(pp. 39-46)

    The 1930s were extremely busy years in my life. I was chairman of the board of directors of three major pioneering ventures, each of which I had founded: Pan American Airways, Hudson Bay Mining and Smelting Company, and Marineland of Florida.

    I was now also busy with things artistic. I was a director of the Metropolitan Opera Company of New York, as well as a trustee of the American Museum of Natural History. And since I’ve always had more than a fair share of energy and stamina, I also found time to organize and captain the Old Westbury polo team...

  11. 7 Tournasol
    (pp. 47-52)

    Polo was in its heyday in the 1930s. When my father captained the first great American team to defeat the British in 1909, America became more polo-conscious than ever before. Then when my boyhood pal Tommy Hitchcock changed the game from one of tactical skill to one of speed, long hitting, and rough riding, polo became even more popular. So by the time the 1930s rolled around, well-bred ponies were bringing astronomical prices if they had the speed and endurance required on the polo field. To mount and train a championship team in those days required as much thought and...

  12. 8 A Night with a Sultan
    (pp. 53-58)

    Early in the 1930s, as chairman of the board of Pan American Airways, I made the first passenger flight across the mid-Pacific to China, for which I received the Order of Blue Jade, then that country’s highest decoration. In the late 1930s when Pan Am decided to conquer the vastness of the South Pacific islands, I was on this pioneer flight too, escorting a group of newsmen and dignitaries in a giant seaplane called the China Clipper, bound for New Zealand, Australia, Bali, Java, Borneo and the Philippines. And it promised to be a long trip. Today’s airplanes travel at...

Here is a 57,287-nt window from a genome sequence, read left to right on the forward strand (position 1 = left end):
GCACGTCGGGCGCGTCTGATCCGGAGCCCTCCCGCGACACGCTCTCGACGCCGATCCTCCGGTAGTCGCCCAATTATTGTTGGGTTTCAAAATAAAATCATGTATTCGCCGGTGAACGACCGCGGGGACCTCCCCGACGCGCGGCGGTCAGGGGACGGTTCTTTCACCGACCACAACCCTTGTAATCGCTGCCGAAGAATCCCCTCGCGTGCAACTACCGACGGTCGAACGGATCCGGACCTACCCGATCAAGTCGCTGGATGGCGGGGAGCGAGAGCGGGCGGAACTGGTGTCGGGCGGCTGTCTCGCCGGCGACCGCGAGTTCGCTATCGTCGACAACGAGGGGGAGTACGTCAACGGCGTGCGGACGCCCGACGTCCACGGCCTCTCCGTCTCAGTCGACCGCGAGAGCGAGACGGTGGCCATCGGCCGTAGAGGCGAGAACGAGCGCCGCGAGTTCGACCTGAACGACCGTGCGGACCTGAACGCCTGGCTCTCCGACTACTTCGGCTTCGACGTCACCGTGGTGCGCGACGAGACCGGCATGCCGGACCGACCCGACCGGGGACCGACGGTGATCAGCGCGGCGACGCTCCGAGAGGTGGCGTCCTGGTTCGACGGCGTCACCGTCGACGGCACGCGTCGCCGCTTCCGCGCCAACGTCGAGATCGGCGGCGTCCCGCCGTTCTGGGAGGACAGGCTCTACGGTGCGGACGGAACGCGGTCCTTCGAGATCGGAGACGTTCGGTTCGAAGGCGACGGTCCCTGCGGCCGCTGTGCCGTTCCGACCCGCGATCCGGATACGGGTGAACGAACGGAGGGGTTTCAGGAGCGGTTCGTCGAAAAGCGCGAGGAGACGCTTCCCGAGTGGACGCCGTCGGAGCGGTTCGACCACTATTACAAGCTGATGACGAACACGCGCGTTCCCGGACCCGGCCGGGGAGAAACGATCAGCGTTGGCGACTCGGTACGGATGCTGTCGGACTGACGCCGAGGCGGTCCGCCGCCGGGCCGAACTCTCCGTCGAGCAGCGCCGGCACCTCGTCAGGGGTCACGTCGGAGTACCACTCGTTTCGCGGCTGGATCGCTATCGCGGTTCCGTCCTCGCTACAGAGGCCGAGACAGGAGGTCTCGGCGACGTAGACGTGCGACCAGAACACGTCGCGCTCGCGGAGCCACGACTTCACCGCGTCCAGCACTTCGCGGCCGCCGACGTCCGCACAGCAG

13. 9 Spearhead of the Eighth Army
    (pp. 59-64)

    How, in the dramatic year 1942, did a lieutenant colonel in the U.S. Army Air Force (me), crouched down among some rocks on the desert of North Africa eating some vegetable stew, come to meet there none other than the commander-in-chief of the Eighth Army (the fabled General “Monty” Montgomery)? And wind up with an invitation to tea? But in wartime, I had already discovered, the least expected does occur.

    You see, the day after the Japanese attack on Pearl Harbor in December, 1941, I, a World War I veteran, enlisted in the army air force. I was told that...

  14. 10 Serpent of the Nile
    (pp. 65-73)

    I wouldn’t blame anyone who reads this story for calling me a liar, but wars have their lighter sides, and truth can be stranger than fiction. So let me transport you to Cairo, Egypt, in the winter of 1942–43, at a time when World War II was in a critical stage.

    I was a lieutenant colonel in the U.S. Army Air Force and had just completed two months’ service at the front lines. Our air force units were attached to the British Eighth Army. From Alamein to Benghazi, our small American Desert Air Task Force had done its share...